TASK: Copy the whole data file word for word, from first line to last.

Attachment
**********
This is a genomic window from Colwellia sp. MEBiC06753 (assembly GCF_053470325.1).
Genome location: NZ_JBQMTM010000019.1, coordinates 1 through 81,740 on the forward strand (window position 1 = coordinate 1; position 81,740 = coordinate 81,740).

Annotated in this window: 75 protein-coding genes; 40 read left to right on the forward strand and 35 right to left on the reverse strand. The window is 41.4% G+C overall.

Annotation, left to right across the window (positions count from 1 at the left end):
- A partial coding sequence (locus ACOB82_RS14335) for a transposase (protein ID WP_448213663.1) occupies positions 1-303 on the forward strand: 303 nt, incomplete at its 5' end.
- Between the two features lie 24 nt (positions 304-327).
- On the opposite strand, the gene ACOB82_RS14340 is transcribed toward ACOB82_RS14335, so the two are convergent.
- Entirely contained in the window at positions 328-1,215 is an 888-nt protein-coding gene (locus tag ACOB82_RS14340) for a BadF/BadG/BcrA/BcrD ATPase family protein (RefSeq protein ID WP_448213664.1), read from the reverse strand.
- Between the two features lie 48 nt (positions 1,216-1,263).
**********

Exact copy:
This is a genomic window from Colwellia sp. MEBiC06753 (assembly GCF_053470325.1).
Genome location: NZ_JBQMTM010000019.1, coordinates 1 through 81,740 on the forward strand (window position 1 = coordinate 1; position 81,740 = coordinate 81,740).

Annotated in this window: 75 protein-coding genes; 40 read left to right on the forward strand and 35 right to left on the reverse strand. The window is 41.4% G+C overall.

Annotation, left to right across the window (positions count from 1 at the left end):
- A partial coding sequence (locus ACOB82_RS14335) for a transposase (protein ID WP_448213663.1) occupies positions 1-303 on the forward strand: 303 nt, incomplete at its 5' end.
- Between the two features lie 24 nt (positions 304-327).
- On the opposite strand, the gene ACOB82_RS14340 is transcribed toward ACOB82_RS14335, so the two are convergent.
- Entirely contained in the window at positions 328-1,215 is an 888-nt protein-coding gene (locus tag ACOB82_RS14340) for a BadF/BadG/BcrA/BcrD ATPase family protein (RefSeq protein ID WP_448213664.1), read from the reverse strand.
- Between the two features lie 48 nt (positions 1,216-1,263).